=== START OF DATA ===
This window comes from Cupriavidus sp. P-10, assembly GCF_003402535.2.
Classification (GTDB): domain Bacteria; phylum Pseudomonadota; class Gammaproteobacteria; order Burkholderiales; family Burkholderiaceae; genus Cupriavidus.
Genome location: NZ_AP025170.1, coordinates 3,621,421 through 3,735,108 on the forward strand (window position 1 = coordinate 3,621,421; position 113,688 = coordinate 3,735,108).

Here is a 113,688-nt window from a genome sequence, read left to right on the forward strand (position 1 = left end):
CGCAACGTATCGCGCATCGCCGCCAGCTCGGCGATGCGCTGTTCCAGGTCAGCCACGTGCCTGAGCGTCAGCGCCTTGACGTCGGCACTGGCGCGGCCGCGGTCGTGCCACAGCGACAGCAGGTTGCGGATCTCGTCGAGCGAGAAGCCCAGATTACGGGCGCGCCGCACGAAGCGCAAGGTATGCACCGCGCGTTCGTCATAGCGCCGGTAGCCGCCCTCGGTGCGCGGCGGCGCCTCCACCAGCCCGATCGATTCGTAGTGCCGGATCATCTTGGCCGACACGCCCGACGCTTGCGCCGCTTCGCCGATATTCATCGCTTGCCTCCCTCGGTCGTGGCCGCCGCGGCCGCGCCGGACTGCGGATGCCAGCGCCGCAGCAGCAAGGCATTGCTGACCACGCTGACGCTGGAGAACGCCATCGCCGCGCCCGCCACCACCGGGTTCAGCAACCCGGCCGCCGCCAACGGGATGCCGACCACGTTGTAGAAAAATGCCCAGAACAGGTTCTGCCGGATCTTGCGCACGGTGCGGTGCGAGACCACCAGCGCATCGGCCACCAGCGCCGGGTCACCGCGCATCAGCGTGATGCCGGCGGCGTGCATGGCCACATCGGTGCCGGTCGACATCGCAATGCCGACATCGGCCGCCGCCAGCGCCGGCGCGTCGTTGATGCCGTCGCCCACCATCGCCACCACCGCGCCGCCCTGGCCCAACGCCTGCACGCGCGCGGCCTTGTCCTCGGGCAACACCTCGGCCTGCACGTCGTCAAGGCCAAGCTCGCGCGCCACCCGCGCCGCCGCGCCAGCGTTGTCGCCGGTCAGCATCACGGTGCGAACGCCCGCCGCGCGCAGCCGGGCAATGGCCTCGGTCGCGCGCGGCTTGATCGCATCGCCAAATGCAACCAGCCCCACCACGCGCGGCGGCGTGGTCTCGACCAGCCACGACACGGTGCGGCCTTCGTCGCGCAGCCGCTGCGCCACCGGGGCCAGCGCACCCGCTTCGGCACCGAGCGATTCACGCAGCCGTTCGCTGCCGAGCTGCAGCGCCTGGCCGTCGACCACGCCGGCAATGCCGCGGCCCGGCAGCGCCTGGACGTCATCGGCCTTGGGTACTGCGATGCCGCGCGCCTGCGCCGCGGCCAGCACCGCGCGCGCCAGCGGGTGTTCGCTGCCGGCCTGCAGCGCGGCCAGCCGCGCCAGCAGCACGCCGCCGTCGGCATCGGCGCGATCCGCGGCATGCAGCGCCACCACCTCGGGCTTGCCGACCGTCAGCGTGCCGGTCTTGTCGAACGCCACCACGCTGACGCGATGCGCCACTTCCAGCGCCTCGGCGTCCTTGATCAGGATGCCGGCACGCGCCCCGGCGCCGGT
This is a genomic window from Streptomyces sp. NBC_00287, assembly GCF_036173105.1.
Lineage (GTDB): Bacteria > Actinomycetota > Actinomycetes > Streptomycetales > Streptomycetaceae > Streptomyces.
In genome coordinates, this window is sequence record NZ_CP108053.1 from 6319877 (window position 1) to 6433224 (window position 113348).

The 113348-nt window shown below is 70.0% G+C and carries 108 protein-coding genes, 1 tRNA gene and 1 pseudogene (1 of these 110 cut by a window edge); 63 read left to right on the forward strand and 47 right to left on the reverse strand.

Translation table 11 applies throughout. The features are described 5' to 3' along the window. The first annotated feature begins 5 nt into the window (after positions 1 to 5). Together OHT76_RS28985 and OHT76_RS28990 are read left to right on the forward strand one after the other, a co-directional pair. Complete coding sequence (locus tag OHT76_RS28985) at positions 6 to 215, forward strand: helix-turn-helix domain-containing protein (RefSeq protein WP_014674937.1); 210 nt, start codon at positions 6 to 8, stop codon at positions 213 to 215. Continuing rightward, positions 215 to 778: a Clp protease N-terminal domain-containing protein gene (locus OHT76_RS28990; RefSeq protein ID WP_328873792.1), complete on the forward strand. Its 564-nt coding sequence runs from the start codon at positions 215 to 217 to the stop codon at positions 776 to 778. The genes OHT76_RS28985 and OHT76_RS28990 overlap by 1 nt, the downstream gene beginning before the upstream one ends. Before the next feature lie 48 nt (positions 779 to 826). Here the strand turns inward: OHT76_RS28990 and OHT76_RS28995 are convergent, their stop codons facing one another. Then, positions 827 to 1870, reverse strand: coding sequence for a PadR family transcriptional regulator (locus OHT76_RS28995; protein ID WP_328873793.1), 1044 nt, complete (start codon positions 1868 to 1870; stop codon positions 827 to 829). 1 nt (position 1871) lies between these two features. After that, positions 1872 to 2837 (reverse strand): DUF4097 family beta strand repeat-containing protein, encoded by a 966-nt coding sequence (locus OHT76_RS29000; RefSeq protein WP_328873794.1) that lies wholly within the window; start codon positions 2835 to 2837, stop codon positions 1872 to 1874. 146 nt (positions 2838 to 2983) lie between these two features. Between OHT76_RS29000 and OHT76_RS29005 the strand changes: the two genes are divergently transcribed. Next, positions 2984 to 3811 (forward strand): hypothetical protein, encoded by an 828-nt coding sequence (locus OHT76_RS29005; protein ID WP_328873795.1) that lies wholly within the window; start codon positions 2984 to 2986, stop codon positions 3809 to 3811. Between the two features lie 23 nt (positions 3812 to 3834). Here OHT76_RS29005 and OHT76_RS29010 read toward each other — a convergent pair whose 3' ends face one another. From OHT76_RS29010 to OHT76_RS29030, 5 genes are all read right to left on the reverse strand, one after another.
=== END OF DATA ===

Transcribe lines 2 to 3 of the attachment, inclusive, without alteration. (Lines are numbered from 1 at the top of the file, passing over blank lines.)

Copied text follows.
Classification (GTDB): domain Bacteria; phylum Pseudomonadota; class Gammaproteobacteria; order Burkholderiales; family Burkholderiaceae; genus Cupriavidus.
Genome location: NZ_AP025170.1, coordinates 3,621,421 through 3,735,108 on the forward strand (window position 1 = coordinate 3,621,421; position 113,688 = coordinate 3,735,108).